North Coast hotbed for disease
THE North Coast has the State’s highest incidence of two nasty and potentially fatal diseases.
It has the most cases of pertussis (whooping cough) in NSW; and also shares top spot for the food poisoning infection, salmonella. It shares second place, after Broken Hill, for hepatitis C.
The situation with whooping cough is particularly alarming, according to the North Coast Area Health Service’s director of public health, Paul Corben, who puts it down to a low vaccination rate in places such as the Byron Shire.
“The North Coast has been the scene of a really large outbreak in the past two years,” he said. “Up to November 25, there were 1312 cases reported, compared with 131 in 2007.
“There are extraordinary differences between local communities. In Byron Shire, where there is a very low immunisation rate for children, the incidence of pertussis is many times that of Ballina Shire, right next door.”
Mr Corben said the reason salmonella featured so highly in statistics was simply environmental.
“The bug likes warm and humid places, so the further north you go, the greater the number of infections,” he said.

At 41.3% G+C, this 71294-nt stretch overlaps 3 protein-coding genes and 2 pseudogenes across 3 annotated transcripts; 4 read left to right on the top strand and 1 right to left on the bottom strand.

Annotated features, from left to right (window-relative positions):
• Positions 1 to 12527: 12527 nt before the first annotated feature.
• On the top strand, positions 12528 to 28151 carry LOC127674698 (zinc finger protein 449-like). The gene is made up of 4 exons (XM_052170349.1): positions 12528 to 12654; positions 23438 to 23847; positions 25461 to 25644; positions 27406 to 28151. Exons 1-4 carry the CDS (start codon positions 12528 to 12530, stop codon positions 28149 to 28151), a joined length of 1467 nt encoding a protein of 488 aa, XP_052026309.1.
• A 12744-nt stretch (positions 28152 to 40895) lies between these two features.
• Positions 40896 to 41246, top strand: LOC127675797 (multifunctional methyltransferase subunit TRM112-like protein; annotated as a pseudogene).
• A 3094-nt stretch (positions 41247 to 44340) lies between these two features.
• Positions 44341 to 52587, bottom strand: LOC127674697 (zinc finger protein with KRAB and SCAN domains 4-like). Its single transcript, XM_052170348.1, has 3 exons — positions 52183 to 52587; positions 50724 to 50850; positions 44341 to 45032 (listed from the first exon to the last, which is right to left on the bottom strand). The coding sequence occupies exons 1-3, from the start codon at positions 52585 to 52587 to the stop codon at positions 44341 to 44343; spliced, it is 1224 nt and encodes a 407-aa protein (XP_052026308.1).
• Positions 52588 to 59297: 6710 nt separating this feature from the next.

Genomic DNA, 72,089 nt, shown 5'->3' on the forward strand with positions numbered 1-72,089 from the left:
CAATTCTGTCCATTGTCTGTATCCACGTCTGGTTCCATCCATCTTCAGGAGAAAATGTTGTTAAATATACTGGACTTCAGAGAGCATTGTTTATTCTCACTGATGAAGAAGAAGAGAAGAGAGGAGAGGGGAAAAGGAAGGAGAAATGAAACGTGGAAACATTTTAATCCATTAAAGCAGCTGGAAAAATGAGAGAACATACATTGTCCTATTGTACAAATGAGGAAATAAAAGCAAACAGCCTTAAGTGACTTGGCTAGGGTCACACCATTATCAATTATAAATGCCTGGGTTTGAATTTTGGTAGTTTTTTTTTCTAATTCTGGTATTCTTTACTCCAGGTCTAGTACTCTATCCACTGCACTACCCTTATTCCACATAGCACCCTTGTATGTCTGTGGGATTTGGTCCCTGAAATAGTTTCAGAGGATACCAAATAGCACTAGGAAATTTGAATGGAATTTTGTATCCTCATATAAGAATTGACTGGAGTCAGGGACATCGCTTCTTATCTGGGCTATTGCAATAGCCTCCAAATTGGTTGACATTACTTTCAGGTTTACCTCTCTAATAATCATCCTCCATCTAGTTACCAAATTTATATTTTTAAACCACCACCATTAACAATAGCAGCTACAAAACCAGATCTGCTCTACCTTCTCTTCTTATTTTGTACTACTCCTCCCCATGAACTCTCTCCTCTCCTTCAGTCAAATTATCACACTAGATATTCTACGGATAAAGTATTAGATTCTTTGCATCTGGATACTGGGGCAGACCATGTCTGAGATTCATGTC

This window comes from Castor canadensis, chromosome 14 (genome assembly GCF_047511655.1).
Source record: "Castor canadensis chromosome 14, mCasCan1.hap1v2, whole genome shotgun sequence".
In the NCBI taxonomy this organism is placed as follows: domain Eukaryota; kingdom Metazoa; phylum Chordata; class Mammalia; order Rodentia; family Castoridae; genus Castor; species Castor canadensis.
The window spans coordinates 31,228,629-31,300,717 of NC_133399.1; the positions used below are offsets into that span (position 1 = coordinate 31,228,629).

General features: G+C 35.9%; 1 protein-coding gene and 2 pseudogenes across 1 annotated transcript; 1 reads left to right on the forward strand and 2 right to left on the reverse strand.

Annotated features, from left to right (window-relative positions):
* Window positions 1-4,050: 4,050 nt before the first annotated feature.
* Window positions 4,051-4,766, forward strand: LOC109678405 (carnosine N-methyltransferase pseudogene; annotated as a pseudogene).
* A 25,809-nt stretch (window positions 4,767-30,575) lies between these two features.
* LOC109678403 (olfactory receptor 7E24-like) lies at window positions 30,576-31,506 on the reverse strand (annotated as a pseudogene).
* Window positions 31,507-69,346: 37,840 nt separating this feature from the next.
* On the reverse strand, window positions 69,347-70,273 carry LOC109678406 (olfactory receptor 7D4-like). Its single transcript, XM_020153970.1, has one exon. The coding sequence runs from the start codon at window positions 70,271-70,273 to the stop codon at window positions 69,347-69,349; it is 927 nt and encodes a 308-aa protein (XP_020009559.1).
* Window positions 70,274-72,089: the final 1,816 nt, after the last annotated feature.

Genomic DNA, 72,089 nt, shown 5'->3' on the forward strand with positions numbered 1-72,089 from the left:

Children figured highly in the statistics because they were likely to put their dirty hands in their mouths, he said. Diarrhoea and vomiting could lead to dehydration, so it was important to keep fluids up. Hand washing is the most effective form of prevention.
Hepatitis C presents a more complex case.
The virus is spread mainly by the sharing of needles by drug users and the high incidence ‘partially reflects the population, where pockets of people follow an alternative lifestyle’, Mr Corben said.
“Plus, the North Coast is a pleasant place to live, and people with the disease may move here to enjoy a more easy-going, cheaper lifestyle.”
Mr Corben said the higher incidence could also be a result of reporting rates.
“People are becoming aware that we now have very effective treatment for some forms of the virus, and we have received a modest increase in funding, so some of the clinics are‘recruiting’ people for treatment.”
Across the State there has been a marked drop in the reporting of the disease, again for a variety of possible reasons.
“Australia is a world leader in the control of the spread of blood-borne viruses,” Mr Corben said.
“The introduction of needle and syringe services in the 1980s has had a big impact on such diseases in the intravenous drug user group.”